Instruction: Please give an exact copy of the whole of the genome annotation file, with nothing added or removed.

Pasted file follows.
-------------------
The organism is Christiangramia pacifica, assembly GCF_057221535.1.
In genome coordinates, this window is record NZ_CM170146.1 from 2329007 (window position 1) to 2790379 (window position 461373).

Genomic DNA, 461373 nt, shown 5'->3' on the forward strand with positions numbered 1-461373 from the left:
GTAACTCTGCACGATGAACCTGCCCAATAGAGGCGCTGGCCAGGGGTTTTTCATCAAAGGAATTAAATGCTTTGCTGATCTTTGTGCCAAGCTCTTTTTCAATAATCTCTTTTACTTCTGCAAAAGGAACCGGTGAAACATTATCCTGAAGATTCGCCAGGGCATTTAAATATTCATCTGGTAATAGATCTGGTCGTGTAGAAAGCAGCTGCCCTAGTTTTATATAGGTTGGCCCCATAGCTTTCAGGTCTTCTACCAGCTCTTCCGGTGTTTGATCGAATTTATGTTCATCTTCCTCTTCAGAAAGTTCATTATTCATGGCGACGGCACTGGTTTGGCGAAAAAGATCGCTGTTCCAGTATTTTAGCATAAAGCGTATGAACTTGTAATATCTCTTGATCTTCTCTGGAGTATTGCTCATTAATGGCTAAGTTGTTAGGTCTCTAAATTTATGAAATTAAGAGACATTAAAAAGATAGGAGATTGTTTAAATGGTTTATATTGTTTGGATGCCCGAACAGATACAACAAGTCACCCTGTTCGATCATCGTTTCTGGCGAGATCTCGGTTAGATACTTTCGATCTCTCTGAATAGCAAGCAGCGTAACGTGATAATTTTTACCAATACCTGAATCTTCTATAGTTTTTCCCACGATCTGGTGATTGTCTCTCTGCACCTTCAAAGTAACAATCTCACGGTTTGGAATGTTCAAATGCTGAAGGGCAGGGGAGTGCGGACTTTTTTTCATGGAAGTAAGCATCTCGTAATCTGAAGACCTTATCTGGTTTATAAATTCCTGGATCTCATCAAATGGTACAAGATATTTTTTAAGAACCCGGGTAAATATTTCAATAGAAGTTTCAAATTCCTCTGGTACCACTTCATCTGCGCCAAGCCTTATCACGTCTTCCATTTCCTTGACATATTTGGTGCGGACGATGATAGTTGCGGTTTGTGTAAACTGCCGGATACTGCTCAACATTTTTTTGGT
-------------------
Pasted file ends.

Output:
The organism is Christiangramia pacifica, assembly GCF_057221535.1.
In genome coordinates, this window is record NZ_CM170146.1 from 2329007 (window position 1) to 2790379 (window position 461373).

Genomic DNA, 461373 nt, shown 5'->3' on the forward strand with positions numbered 1-461373 from the left:
GTAACTCTGCACGATGAACCTGCCCAATAGAGGCGCTGGCCAGGGGTTTTTCATCAAAGGAATTAAATGCTTTGCTGATCTTTGTGCCAAGCTCTTTTTCAATAATCTCTTTTACTTCTGCAAAAGGAACCGGTGAAACATTATCCTGAAGATTCGCCAGGGCATTTAAATATTCATCTGGTAATAGATCTGGTCGTGTAGAAAGCAGCTGCCCTAGTTTTATATAGGTTGGCCCCATAGCTTTCAGGTCTTCTACCAGCTCTTCCGGTGTTTGATCGAATTTATGTTCATCTTCCTCTTCAGAAAGTTCATTATTCATGGCGACGGCACTGGTTTGGCGAAAAAGATCGCTGTTCCAGTATTTTAGCATAAAGCGTATGAACTTGTAATATCTCTTGATCTTCTCTGGAGTATTGCTCATTAATGGCTAAGTTGTTAGGTCTCTAAATTTATGAAATTAAGAGACATTAAAAAGATAGGAGATTGTTTAAATGGTTTATATTGTTTGGATGCCCGAACAGATACAACAAGTCACCCTGTTCGATCATCGTTTCTGGCGAGATCTCGGTTAGATACTTTCGATCTCTCTGAATAGCAAGCAGCGTAACGTGATAATTTTTACCAATACCTGAATCTTCTATAGTTTTTCCCACGATCTGGTGATTGTCTCTCTGCACCTTCAAAGTAACAATCTCACGGTTTGGAATGTTCAAATGCTGAAGGGCAGGGGAGTGCGGACTTTTTTTCATGGAAGTAAGCATCTCGTAATCTGAAGACCTTATCTGGTTTATAAATTCCTGGATCTCATCAAATGGTACAAGATATTTTTTAAGAACCCGGGTAAATATTTCAATAGAAGTTTCAAATTCCTCTGGTACCACTTCATCTGCGCCAAGCCTTATCACGTCTTCCATTTCCTTGACATATTTGGTGCGGACGATGATAGTTGCGGTTTGTGTAAACTGCCGGATACTGCTCAACATTTTTTTGGT